I'm stacking habits like waking up early, cold showers, stop listening to music (that one is damn hard for me but I find I waste so much time listening to music), reading non-fiction books instead of watching pointless videos, only laying down when it is time to sleep at night, etc.

This is still something I struggle with, but I think you have to focus on what is sapping your energy and remove those from your life.

For me, substances like caffeine, nicotine, sugar, marijuana, alcohol, etc. may feel good but ultimately are energy-sucking.
 

luniac

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I've found that taking a walk (10-20 min) right after eating can help prevent that energy crash that usually happens.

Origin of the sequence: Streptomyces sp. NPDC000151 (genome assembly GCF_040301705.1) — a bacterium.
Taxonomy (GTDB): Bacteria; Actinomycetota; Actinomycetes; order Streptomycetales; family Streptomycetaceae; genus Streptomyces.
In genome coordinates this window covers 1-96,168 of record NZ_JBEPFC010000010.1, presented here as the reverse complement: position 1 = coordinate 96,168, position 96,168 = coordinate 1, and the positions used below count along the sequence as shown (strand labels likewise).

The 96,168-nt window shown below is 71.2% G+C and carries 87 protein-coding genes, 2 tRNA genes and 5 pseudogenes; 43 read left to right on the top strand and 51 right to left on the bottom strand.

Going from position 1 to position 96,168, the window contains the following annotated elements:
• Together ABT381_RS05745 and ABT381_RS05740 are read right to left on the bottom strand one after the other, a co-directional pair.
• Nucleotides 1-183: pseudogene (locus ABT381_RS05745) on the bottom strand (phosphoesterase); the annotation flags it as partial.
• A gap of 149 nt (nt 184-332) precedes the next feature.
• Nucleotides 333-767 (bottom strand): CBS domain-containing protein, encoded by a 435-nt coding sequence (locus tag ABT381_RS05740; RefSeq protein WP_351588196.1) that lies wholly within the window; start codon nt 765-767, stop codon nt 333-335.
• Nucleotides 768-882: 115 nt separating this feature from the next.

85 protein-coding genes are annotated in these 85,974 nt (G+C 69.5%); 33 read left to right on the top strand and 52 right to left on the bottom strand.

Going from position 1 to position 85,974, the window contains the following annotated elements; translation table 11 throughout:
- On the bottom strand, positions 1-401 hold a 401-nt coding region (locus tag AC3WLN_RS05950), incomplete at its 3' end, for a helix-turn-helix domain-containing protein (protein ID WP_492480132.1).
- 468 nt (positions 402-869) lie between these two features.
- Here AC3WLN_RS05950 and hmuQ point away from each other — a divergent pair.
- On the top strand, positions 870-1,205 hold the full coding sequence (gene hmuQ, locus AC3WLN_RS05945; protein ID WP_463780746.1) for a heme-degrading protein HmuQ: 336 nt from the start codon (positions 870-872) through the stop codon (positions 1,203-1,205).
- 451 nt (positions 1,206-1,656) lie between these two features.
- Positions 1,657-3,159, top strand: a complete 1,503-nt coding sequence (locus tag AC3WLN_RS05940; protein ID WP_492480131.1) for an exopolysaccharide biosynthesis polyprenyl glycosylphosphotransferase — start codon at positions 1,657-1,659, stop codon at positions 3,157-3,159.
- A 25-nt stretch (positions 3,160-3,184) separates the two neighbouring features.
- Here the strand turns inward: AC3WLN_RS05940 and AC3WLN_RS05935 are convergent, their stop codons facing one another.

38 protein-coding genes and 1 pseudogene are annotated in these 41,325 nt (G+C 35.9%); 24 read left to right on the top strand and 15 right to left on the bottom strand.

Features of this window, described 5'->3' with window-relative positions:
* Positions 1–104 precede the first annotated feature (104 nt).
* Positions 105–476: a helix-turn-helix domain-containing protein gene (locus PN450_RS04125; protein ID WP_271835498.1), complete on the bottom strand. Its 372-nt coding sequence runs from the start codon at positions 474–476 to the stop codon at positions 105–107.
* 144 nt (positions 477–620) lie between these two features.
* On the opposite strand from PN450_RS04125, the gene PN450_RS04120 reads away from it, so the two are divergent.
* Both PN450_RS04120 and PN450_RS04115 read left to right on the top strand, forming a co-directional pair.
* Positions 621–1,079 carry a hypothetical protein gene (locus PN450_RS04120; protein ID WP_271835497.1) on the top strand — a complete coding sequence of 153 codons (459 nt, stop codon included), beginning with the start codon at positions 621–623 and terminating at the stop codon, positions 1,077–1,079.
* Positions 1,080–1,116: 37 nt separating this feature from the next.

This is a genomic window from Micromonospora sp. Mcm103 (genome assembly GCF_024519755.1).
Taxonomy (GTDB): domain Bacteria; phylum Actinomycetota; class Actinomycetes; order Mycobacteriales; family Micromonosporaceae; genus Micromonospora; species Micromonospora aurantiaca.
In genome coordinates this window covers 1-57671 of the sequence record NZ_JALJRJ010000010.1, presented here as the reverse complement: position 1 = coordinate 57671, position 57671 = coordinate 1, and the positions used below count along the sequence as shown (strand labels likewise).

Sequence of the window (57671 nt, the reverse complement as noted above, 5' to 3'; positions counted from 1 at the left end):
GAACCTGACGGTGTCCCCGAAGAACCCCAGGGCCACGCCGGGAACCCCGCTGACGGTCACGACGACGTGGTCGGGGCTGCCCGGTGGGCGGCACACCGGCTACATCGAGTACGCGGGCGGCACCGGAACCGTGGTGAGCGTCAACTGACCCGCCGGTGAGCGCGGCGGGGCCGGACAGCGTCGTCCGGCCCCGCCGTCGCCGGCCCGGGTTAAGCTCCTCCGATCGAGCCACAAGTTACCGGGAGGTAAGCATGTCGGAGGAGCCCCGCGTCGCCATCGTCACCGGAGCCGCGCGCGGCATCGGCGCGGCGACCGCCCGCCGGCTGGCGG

Personally I'm just taking it one day at a time, trying to make each day slightly more productive than the last.

I'm stacking habits like waking up early, cold showers, stop listening to music (that one is damn hard for me but I find I waste so much time listening to music), reading non-fiction books instead of watching pointless videos, only laying down when it is time to sleep at night, etc.

This is still something I struggle with, but I think you have to focus on what is sapping your energy and remove those from your life.

For me, substances like caffeine, nicotine, sugar, marijuana, alcohol, etc. may feel good but ultimately are energy-sucking.

yea habit stacking works. My strategy is essentially habit stacking all work into one pile that you knock out first.